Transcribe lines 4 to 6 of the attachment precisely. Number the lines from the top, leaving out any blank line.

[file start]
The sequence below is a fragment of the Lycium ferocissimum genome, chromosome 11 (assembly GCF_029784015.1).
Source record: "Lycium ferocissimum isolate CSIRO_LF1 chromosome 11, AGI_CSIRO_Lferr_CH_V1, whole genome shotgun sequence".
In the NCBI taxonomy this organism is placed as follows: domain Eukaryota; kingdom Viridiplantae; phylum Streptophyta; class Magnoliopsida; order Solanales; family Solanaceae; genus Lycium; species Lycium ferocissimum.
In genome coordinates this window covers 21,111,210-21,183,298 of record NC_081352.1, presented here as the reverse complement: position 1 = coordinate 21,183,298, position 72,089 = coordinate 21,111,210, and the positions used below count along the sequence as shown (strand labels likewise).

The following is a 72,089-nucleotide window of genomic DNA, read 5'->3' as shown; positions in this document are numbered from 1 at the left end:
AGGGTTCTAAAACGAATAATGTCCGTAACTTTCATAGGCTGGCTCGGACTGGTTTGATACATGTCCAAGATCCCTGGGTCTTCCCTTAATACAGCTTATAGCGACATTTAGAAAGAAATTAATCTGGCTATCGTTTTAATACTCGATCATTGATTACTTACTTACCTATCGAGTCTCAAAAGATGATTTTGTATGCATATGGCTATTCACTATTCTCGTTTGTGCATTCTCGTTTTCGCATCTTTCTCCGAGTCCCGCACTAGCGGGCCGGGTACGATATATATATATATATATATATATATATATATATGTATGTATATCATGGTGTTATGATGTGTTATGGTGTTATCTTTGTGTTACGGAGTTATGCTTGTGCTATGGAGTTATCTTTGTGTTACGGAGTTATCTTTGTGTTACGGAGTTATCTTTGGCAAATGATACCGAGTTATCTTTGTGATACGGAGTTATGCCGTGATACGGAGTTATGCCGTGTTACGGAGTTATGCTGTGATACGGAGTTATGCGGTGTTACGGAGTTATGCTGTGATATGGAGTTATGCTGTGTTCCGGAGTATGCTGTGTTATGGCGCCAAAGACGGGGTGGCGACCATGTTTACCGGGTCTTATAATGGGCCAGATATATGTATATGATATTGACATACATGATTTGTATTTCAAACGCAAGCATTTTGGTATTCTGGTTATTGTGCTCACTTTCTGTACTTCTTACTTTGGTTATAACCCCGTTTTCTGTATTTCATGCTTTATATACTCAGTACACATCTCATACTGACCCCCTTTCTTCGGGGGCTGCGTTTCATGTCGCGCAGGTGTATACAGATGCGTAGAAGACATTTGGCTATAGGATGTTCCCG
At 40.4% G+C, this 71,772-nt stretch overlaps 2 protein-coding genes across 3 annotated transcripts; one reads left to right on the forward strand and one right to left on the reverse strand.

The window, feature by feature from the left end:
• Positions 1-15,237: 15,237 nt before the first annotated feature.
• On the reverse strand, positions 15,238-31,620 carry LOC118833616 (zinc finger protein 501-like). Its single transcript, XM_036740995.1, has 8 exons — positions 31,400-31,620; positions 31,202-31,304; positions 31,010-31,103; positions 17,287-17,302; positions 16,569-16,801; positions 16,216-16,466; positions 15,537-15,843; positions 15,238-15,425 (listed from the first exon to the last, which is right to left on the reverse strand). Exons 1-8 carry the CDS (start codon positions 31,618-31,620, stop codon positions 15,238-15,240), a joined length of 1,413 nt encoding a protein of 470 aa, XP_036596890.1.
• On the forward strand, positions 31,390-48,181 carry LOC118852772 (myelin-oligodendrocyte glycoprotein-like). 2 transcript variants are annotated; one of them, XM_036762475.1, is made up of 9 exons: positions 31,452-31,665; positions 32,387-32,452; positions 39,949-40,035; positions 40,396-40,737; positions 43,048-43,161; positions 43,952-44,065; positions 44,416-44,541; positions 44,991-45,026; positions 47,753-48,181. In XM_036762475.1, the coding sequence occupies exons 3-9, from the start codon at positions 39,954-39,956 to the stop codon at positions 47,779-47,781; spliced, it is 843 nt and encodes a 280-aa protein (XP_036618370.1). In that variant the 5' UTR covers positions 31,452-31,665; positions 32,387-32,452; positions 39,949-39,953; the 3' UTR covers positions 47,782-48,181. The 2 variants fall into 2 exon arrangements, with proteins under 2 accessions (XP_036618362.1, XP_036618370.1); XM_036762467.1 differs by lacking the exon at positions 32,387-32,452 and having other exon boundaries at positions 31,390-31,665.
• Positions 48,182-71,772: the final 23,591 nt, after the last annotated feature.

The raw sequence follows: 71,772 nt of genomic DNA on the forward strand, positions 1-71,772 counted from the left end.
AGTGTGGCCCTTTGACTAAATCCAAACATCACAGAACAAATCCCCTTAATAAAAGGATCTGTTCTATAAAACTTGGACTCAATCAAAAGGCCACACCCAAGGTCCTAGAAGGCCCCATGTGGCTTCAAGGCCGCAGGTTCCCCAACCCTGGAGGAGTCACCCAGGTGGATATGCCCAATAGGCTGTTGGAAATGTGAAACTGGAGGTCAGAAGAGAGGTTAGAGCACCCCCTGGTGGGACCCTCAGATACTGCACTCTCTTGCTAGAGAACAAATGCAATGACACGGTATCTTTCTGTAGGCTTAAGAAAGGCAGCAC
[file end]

In genome coordinates this window covers 21,111,210-21,183,298 of record NC_081352.1, presented here as the reverse complement: position 1 = coordinate 21,183,298, position 72,089 = coordinate 21,111,210, and the positions used below count along the sequence as shown (strand labels likewise).

The following is a 72,089-nucleotide window of genomic DNA, read 5'->3' as shown; positions in this document are numbered from 1 at the left end:
AGGGTTCTAAAACGAATAATGTCCGTAACTTTCATAGGCTGGCTCGGACTGGTTTGATACATGTCCAAGATCCCTGGGTCTTCCCTTAATACAGCTTATAGCGACATTTAGAAAGAAATTAATCTGGCTATCGTTTTAATACTCGATCATTGATTACTTACTTACCTATCGAGTCTCAAAAGATGATTTTGTATGCATATGGCTATTCACTATTCTCGTTTGTGCATTCTCGTTTTCGCATCTTTCTCCGAGTCCCGCACTAGCGGGCCGGGTACGATATATATATATATATATATATATATATATATATGTATGTATATCATGGTGTTATGATGTGTTATGGTGTTATCTTTGTGTTACGGAGTTATGCTTGTGCTATGGAGTTATCTTTGTGTTACGGAGTTATCTTTGTGTTACGGAGTTATCTTTGGCAAATGATACCGAGTTATCTTTGTGATACGGAGTTATGCCGTGATACGGAGTTATGCCGTGTTACGGAGTTATGCTGTGATACGGAGTTATGCGGTGTTACGGAGTTATGCTGTGATATGGAGTTATGCTGTGTTCCGGAGTATGCTGTGTTATGGCGCCAAAGACGGGGTGGCGACCATGTTTACCGGGTCTTATAATGGGCCAGATATATGTATATGATATTGACATACATGATTTGTATTTCAAACGCAAGCATTTTGGTATTCTGGTTATTGTGCTCACTTTCTGTACTTCTTACTTTGGTTATAACCCCGTTTTCTGTATTTCATGCTTTATATACTCAGTACACATCTCATACTGACCCCCTTTCTTCGGGGGCTGCGTTTCATGTCGCGCAGGTGTATACAGATGCGTAGAAGACATTTGGCTATAGGATGTTCCCG